Posted 16 February 2012 - 09:54 AM
Drivers...are never "out of date"...your statement is a common misconception by users.
The drivers that come with a system or component...work. But...when they become damaged/corrupt...they can cause problems, which is the only typical scenario for "updating drivers". When they don't work properly, they should be uninstalled and replaced...with drivers which are not damaged.]
If a driver update provides functionality that previously did not exist...or they correct a known problem with the older drivers...then the updated versions should be used. The descriptions of the drivers generally indicate whether they correct a known problem or provide functionality which did not previously exist.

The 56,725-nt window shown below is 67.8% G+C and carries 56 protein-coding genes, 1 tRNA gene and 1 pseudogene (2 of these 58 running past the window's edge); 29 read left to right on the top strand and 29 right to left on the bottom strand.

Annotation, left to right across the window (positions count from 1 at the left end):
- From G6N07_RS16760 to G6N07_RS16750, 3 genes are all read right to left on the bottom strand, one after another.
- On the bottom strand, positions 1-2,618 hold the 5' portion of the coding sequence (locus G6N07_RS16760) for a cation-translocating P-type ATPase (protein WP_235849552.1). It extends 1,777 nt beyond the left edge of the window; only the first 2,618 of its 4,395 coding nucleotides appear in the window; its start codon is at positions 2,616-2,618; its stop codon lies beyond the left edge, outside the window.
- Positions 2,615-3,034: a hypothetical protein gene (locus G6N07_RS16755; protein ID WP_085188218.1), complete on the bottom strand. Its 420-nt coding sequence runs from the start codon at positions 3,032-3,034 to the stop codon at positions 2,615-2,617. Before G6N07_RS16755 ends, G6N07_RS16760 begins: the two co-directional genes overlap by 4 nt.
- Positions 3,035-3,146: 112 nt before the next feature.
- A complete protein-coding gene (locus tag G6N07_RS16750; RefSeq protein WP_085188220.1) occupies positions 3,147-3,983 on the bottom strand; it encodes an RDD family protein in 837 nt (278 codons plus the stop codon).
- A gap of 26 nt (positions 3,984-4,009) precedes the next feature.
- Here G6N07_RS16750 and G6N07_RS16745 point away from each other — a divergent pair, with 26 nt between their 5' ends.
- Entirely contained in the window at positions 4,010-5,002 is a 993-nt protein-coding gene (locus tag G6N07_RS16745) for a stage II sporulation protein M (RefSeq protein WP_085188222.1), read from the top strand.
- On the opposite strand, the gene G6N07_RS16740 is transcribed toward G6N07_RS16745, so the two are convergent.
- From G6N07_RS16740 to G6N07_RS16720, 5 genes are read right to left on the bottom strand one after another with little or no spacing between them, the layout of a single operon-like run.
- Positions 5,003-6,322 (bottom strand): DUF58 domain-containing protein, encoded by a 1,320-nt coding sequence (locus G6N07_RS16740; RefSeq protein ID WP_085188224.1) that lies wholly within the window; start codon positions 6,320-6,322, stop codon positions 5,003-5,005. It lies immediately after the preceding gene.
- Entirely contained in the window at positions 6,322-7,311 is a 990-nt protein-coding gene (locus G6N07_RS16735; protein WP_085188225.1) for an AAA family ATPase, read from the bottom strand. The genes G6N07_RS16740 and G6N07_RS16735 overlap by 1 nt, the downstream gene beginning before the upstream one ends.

Example: I have a TV capture card and the manufacture put out "updated drivers" a couple of years ago. I still use the old original drivers because they were designed for the O/Ses which existed then (XP, Vista). But...when I boot into my Win 7 install (dual-boot, same system), I use the "updated drivers" because they were designed for Win 7 compatibility. Changed capability/functionality provided.
That's why you will find (if you look at the dates the drivers were developed) many component manufacturers don't bother "updating" the drivers for their components/products.
I know that OEMs (Dell, HP, etc.) may provide driver updates often and their customers think that these need to be installed right away but...it just ain't so.
If it works and the equipment has not changed...generally, there is no reason to "update" drivers or the BIOS.
Some will disagree but this has been my experience with drivers.